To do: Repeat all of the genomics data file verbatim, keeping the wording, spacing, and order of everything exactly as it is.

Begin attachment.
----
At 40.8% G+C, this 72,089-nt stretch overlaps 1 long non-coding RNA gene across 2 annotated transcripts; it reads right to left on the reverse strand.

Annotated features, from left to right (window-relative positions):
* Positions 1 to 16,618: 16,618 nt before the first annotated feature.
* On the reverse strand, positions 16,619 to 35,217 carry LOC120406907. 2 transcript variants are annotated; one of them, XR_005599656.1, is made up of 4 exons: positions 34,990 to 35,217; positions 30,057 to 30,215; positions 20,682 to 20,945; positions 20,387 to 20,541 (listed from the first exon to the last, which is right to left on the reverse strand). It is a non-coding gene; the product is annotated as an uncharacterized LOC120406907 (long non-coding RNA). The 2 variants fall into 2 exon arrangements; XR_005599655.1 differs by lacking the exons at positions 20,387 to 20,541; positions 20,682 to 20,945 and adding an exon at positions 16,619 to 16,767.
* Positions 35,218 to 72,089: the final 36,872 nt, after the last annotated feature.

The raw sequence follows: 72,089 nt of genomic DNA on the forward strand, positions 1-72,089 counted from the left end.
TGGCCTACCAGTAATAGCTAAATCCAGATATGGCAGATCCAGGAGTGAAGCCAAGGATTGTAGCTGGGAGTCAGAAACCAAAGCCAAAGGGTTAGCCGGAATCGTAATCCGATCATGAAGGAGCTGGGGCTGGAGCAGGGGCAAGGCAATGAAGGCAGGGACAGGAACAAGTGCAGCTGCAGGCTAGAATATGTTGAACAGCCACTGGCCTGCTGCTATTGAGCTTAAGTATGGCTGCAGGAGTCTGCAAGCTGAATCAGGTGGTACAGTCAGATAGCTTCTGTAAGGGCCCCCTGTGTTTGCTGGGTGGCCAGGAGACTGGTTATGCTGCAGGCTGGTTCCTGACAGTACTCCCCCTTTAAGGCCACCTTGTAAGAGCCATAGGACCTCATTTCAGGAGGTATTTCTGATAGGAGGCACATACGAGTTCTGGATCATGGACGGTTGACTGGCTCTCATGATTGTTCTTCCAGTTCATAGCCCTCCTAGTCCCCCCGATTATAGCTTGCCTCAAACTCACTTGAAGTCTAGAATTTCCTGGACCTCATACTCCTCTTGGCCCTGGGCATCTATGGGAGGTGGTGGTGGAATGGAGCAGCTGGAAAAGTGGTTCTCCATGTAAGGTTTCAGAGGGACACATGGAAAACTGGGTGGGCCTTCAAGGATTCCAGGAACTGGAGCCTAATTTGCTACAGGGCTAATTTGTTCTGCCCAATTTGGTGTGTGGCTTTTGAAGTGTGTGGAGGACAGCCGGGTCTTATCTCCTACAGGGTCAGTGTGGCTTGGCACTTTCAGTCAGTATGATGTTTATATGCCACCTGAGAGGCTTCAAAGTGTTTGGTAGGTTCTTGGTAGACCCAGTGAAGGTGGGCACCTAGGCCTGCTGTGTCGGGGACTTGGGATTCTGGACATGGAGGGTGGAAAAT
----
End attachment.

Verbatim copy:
At 40.8% G+C, this 72,089-nt stretch overlaps 1 long non-coding RNA gene across 2 annotated transcripts; it reads right to left on the reverse strand.

Annotated features, from left to right (window-relative positions):
* Positions 1 to 16,618: 16,618 nt before the first annotated feature.
* On the reverse strand, positions 16,619 to 35,217 carry LOC120406907. 2 transcript variants are annotated; one of them, XR_005599656.1, is made up of 4 exons: positions 34,990 to 35,217; positions 30,057 to 30,215; positions 20,682 to 20,945; positions 20,387 to 20,541 (listed from the first exon to the last, which is right to left on the reverse strand). It is a non-coding gene; the product is annotated as an uncharacterized LOC120406907 (long non-coding RNA). The 2 variants fall into 2 exon arrangements; XR_005599655.1 differs by lacking the exons at positions 20,387 to 20,541; positions 20,682 to 20,945 and adding an exon at positions 16,619 to 16,767.
* Positions 35,218 to 72,089: the final 36,872 nt, after the last annotated feature.

The raw sequence follows: 72,089 nt of genomic DNA on the forward strand, positions 1-72,089 counted from the left end.
TGGCCTACCAGTAATAGCTAAATCCAGATATGGCAGATCCAGGAGTGAAGCCAAGGATTGTAGCTGGGAGTCAGAAACCAAAGCCAAAGGGTTAGCCGGAATCGTAATCCGATCATGAAGGAGCTGGGGCTGGAGCAGGGGCAAGGCAATGAAGGCAGGGACAGGAACAAGTGCAGCTGCAGGCTAGAATATGTTGAACAGCCACTGGCCTGCTGCTATTGAGCTTAAGTATGGCTGCAGGAGTCTGCAAGCTGAATCAGGTGGTACAGTCAGATAGCTTCTGTAAGGGCCCCCTGTGTTTGCTGGGTGGCCAGGAGACTGGTTATGCTGCAGGCTGGTTCCTGACAGTACTCCCCCTTTAAGGCCACCTTGTAAGAGCCATAGGACCTCATTTCAGGAGGTATTTCTGATAGGAGGCACATACGAGTTCTGGATCATGGACGGTTGACTGGCTCTCATGATTGTTCTTCCAGTTCATAGCCCTCCTAGTCCCCCCGATTATAGCTTGCCTCAAACTCACTTGAAGTCTAGAATTTCCTGGACCTCATACTCCTCTTGGCCCTGGGCATCTATGGGAGGTGGTGGTGGAATGGAGCAGCTGGAAAAGTGGTTCTCCATGTAAGGTTTCAGAGGGACACATGGAAAACTGGGTGGGCCTTCAAGGATTCCAGGAACTGGAGCCTAATTTGCTACAGGGCTAATTTGTTCTGCCCAATTTGGTGTGTGGCTTTTGAAGTGTGTGGAGGACAGCCGGGTCTTATCTCCTACAGGGTCAGTGTGGCTTGGCACTTTCAGTCAGTATGATGTTTATATGCCACCTGAGAGGCTTCAAAGTGTTTGGTAGGTTCTTGGTAGACCCAGTGAAGGTGGGCACCTAGGCCTGCTGTGTCGGGGACTTGGGATTCTGGACATGGAGGGTGGAAAAT